My Office Is Not Your Belfry

My bat was not this cute

In the middle of a bright, sunny weekday earlier this month, a bat flew into my small home office. The thoughts that followed riffled past like so many index cards in a library file cabinet, I thought I might just share the journey.

Thought 1: That’s a really big moth…batbaTbAT BAT! BAT! Ohmygod that’s a BAT! BAT! BAT! IT JUST HIT ME IN THE BACK! IT JUST DID IT AGAIN! AGGGGH!

(Note: the bat never once touched me, being fully engaged with battering itself against my “Keep Calm and Carry On” poster. It was the zipper of my jacket flapping against my back as I tore out of my office towards the upstairs at a pace that would have left Usain Bolt eating my dust.)

Thought 2: Where is my dog and why isn’t he addressing this? He’s a hunting dog, fer chrissakes, he chases rolling clods of dirt and he’s going to ignore a bat? Where is Achilles?

My adrenaline-fueled sprint enabled me to reach the living room upstairs and catch Achilles unawares where he was napping on the good couch in the living room. Allow me to translate his response: “Oh, uh, hey lady. I’m probably not supposed to be on the couch, right? I love you. I love you.”

Thought 3: Of course my husband is out of town. He’s ALWAYS out of town when there’s an Urban Wildlife Interface Incident. The redtailed hawk immolating itself on the power line behind the house and starting a brush fire; the time that two rat traps were sprung simultaneously in the spooky back storage area; the time a herd of turkeys walked regally through the front yard and caused Achilles, on the other side of the living room window, to suffer a permanent mental breakdown.

What was the movie on your flight to St. Louis, dear? Sorry about the message I left on your cell phone at this point in the adventure.

Thought 4: Who else’s husband can I borrow? I thought of all the dads in the ‘hood with home offices and remembered that two of the three  now have to work in their corporate location due to work pressure – Thanks For Nothing, Recession! The third was probably traveling and, let’s be frank, would have  been more horrified by the bat than I was.

Thought 5: If I don’t take care of this, we will never set foot on the lower floor again. Besides my home office, we have our laundry room, second bathroom, and our one TV down there. Clearly I was going to have to address this before the girls came home, or we’d never wear clean clothes, have a moment’s peace in the bathroom, or watch Glee again.

Thought 6: I am not scared of bats. It’s true; of all the pests, bats are the least frightening to me. They eat bugs and have built-in senses to avoid flying into me. At camp, I love watching them swoop in the twilight, and the bats are definitely the most bad-ass creatures at the Oakland Zoo (besides the Norteños and Sureños out on Sunday family outings.) Frankly, I’m more scared of birds. I can do this.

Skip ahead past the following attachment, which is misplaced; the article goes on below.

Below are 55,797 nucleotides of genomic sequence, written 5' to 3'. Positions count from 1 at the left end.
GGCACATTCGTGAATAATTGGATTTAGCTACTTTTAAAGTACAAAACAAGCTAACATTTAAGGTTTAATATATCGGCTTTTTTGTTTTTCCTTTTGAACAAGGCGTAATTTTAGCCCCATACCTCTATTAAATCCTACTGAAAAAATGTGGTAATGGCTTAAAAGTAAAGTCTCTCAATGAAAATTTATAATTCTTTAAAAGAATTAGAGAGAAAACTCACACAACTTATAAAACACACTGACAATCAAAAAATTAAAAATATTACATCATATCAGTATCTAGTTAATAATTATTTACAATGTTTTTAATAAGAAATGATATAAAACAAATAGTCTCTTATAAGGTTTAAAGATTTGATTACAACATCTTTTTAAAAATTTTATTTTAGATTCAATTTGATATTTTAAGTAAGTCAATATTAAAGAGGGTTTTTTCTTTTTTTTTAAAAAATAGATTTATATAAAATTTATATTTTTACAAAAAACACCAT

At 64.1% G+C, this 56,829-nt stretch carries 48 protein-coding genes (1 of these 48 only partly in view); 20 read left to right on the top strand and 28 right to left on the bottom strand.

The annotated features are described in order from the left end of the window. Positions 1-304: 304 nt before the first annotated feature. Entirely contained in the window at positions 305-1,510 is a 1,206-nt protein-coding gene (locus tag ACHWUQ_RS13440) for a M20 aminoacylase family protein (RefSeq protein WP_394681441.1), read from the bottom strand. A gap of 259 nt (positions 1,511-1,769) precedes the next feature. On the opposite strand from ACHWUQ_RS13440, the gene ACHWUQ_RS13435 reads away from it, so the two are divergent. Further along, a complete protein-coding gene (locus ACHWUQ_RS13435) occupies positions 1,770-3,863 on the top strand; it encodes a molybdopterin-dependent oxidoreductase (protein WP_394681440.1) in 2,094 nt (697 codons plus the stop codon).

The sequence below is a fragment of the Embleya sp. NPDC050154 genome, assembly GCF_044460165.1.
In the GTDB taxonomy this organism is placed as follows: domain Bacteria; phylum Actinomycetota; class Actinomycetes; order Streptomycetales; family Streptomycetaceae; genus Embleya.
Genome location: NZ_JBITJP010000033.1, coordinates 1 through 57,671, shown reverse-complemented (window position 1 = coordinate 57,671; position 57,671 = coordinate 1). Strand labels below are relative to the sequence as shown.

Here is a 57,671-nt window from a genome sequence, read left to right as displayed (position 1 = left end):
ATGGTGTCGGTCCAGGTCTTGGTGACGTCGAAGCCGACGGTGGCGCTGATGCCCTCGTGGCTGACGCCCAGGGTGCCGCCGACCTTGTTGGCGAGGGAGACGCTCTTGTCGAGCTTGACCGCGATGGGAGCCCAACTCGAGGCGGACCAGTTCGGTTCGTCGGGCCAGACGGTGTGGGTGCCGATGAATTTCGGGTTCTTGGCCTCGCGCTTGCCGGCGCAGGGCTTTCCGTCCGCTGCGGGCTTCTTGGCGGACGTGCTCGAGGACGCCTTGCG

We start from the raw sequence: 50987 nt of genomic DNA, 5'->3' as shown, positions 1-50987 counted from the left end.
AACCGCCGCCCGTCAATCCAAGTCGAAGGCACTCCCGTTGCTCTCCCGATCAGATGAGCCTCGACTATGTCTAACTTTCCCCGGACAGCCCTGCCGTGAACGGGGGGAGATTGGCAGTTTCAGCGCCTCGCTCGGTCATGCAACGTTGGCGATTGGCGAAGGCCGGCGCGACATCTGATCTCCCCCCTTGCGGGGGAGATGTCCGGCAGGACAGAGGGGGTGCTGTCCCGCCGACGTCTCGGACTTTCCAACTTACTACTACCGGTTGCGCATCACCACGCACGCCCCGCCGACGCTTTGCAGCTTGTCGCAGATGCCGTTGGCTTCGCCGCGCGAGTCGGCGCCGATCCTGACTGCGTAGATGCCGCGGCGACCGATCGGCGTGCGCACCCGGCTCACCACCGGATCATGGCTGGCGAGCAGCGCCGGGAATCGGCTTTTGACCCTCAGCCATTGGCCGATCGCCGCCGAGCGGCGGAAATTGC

Thought 7: Rabies. Must protect myself. I went to the garage for a pair of gardening gloves. Because nothing says business to a bat like a pair of floral elbow length gloves tipped with geranium dirt.

Thus prepared, I crept back down to the office and peered behind the door I’d hastily slammed behind me during my retreat. There, clinging upside down to the curtain of a closed window, was a 3 inch long brown bat, smaller than the palm of my hand.

In order to free it, I had to somehow maneuver around the bat to open the window behind it and remove the window screen. At first I held my breath, waiting for it to fly at me in another panic. But it was so still, it looked like part of the pattern on the curtain. The window screen stuck and I had to tug at it with increasing vigor. The bat still didn’t move. When my elbow shot out and hit the curtain, and the bat continued to remain still, I felt bolder. I even shook the curtain a bit, covering my face with my gardening glove just in case. Nothing. That’s when I realized it was a Teenager Bat whose mother probably has to use an airhorn to get it moving in the morning.

With that, I stood RIGHT NEXT TO the bat, my face just inches away from it,  and gave the screen a pop. Then, wielding the screen in a shield-like manner I learned from watching Game of Thrones on HBO last spring, I gave the curtain a big push and popped the bat, entirely unharmed, through the open window and watched it flit off into the trees. For Winterfell!

Thought 8: I am She-Ra, protector of my home and of small innocent creatures. Bow down.